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Nation’s Education Report Card reveals U.S. has ‘wiped out three decades of gains’



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Education Department data released Monday shows our nation’s schools recorded the “largest drop in math scores ever this year, with fourth- and eighth-grade students in nearly every state showing significant declines” reports the Wall Street Journal.

Know as the ‘Nation’s Report Card’ the 2022 National Assessment of Educational Progress, revealed the nationwide plunge in reading “wiped out three decades of gains.”

Low-performing fourth-grade students saw larger declines in both math and reading scores compared with high-performing ones. Black and Hispanic students in the fourth grade saw larger score drops in math than white students. “White students were the only racial group with declines at eighth-grade reading. Gaps in math widened between fourth-grade students who are eligible for free and reduced-price lunches and those who aren’t.”

Federal test results released in September revealed the largest drop in fourth-grade reading scores since 1990 and the first-ever decline in math.

Fordham Institute President Michael Petrilli said the results should serve as a wake-up call for policy makers and school-district officials around the country. “It’s a huge deal,” he said. “We have lost a huge amount of the progress that we have been making over the course of decades and it’s going to take years to catch up.”

The actual numbers are astounding. “Average math scores for eighth-graders in 2022 dropped to 274 out of a possible 500, falling 8 points from 2019. Reading scores declined 3 points, to 260.”

“No state or jurisdiction posted gains in math in either grade, nor did any of the 26 large districts included in the analysis. Utah was the only state where the drop in the eighth-grade math score wasn’t statistically significant. Nationwide, 38% of eighth-graders tested below basic achievement levels in math. The basic level denotes partial mastery.”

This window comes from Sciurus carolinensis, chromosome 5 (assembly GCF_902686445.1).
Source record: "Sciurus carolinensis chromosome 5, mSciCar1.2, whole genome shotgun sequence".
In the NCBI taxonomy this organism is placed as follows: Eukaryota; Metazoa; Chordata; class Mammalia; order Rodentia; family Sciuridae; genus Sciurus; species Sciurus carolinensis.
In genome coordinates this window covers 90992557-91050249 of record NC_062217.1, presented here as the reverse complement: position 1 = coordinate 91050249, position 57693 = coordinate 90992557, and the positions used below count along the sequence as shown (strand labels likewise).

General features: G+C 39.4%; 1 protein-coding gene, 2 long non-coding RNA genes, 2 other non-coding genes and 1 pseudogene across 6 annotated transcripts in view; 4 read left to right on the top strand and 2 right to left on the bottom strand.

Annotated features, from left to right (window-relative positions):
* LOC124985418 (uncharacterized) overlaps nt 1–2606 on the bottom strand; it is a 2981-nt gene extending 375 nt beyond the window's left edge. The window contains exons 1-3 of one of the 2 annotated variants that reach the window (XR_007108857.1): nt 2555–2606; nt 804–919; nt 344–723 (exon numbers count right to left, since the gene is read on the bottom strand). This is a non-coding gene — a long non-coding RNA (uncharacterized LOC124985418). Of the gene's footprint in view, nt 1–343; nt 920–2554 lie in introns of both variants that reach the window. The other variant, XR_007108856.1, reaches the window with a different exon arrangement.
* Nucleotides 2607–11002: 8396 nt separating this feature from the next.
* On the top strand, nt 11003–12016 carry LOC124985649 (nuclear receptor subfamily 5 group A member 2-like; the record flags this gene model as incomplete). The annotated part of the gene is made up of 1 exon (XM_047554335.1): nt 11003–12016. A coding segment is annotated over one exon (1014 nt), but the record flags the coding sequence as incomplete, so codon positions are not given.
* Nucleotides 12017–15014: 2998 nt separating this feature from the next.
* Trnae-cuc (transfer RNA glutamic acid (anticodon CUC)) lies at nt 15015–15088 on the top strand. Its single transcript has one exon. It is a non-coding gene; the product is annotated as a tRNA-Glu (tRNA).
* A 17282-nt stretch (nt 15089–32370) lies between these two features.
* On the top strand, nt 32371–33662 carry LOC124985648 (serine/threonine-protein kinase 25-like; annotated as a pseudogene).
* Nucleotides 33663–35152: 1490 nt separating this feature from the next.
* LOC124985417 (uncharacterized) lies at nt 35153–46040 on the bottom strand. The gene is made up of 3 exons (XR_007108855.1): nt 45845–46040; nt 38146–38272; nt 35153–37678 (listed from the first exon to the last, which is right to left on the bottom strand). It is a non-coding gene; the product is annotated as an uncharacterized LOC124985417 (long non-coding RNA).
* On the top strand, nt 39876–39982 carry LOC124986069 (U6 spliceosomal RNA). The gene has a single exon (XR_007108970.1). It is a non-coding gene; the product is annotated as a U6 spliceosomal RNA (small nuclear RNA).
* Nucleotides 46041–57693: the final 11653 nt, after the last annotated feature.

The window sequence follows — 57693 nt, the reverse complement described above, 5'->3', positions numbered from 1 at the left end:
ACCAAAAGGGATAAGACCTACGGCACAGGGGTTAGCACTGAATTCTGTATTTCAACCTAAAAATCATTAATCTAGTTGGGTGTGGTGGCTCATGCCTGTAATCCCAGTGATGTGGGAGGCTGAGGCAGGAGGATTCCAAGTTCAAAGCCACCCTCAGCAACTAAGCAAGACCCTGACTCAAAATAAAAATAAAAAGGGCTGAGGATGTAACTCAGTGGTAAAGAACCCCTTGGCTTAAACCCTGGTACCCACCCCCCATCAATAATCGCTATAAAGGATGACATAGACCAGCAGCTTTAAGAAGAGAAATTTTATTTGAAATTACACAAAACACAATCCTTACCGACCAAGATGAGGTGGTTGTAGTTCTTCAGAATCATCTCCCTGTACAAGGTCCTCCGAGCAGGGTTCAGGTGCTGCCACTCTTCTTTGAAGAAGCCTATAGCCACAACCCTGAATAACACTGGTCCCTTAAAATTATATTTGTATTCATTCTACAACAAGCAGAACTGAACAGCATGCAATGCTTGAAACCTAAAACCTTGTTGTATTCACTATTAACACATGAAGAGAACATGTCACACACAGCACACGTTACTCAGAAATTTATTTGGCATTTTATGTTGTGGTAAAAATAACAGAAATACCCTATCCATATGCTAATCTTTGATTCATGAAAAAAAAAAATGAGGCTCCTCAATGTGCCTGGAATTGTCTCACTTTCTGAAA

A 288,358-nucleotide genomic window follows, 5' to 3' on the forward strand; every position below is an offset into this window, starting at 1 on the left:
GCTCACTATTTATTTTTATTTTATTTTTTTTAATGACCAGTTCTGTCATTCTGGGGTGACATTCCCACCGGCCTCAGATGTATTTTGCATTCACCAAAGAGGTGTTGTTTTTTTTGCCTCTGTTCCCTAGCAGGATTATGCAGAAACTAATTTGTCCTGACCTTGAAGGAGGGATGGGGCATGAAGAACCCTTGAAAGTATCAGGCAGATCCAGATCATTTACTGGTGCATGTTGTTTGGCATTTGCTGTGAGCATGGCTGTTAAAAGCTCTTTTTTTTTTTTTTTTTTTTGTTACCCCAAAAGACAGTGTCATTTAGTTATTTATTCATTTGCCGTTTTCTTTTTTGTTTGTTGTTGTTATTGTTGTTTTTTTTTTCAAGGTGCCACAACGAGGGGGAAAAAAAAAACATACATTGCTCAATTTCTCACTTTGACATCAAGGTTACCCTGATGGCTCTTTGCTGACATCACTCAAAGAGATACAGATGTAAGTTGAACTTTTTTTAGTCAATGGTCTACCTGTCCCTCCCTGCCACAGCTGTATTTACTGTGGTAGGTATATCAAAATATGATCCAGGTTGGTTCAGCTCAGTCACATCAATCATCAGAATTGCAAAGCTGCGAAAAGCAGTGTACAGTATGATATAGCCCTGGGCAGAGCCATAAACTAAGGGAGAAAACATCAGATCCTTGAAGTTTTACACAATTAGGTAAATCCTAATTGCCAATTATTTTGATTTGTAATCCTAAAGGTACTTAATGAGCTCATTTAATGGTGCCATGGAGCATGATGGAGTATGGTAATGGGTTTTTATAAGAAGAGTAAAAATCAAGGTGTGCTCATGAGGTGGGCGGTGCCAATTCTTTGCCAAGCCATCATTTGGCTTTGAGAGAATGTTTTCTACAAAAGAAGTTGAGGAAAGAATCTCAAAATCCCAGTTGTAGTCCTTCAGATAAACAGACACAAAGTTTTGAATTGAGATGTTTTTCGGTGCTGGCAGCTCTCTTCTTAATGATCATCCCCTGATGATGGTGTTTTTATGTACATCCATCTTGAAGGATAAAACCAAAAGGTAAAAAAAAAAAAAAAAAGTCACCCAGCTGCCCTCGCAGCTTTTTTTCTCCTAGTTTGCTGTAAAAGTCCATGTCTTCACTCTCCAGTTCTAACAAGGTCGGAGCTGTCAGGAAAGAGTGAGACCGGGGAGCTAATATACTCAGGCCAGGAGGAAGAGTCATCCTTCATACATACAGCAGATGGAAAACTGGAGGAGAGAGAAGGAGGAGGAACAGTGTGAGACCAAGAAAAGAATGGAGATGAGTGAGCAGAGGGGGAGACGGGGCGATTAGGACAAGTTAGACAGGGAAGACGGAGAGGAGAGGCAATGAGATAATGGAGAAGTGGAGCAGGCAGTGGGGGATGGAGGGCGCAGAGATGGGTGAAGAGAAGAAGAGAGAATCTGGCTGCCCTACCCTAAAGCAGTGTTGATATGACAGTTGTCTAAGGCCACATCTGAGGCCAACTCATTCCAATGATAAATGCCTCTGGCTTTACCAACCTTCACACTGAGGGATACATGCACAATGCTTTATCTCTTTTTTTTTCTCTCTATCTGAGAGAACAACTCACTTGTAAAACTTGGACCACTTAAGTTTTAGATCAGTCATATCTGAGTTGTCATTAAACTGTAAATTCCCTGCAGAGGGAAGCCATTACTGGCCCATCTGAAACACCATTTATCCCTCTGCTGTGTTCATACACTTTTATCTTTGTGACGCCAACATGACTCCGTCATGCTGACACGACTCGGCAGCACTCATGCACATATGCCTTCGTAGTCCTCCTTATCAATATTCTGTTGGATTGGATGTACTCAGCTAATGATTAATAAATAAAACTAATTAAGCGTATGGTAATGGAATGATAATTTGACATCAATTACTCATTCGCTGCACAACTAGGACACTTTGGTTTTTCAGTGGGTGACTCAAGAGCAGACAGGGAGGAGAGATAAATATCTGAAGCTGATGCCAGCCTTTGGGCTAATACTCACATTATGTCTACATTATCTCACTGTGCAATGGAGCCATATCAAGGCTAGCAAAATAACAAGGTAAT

Of particular note was the Fourth-grade which had the lowest average reading score. “The tests, administered to U.S. students ages 9 and 13, are regarded as key indicators for student achievement and future trajectory. Achieving reading proficiency by fourth grade is critical because students at that point must use reading to learn other subjects. Math proficiency in eighth grade is one of the most significant predictors of success in high school, educators said.”

Secretary of Education Miguel Cardona said the scores were “a reminder of the impact this pandemic had on our learners” and urged districts to intensify recovery efforts such as tutoring.

The Wall Street Journal reports:

State-by-state comparisons of public-school scores show Massachusetts remained the top performer in most categories while New Mexico earned the lowest scores in every category.

A spokeswoman for the New Mexico Public Education Department said the state is investing in efforts to boost achievement including raising teacher pay.

Los Angeles was the only place—city or state—to show a significant increase in eighth-grade reading. Superintendent Alberto Carvalho said factors including strong attendance for online courses and summer classes contributed to improved reading scores there.

Detroit remained the worst performer in all categories among urban districts, while Cleveland experienced the steepest drops in fourth grade. Cleveland Metropolitan School District CEO Eric Gordon said low school attendance and high numbers of teachers out sick contributed to the drop in scores in the district.

Educators cited different causes for overall declines:

Existing gaps in opportunity and learning experiences between white students and students of color, as well as between well-funded schools and underfunded ones, worsened in the pandemic, National Education Association President Becky Pringle said.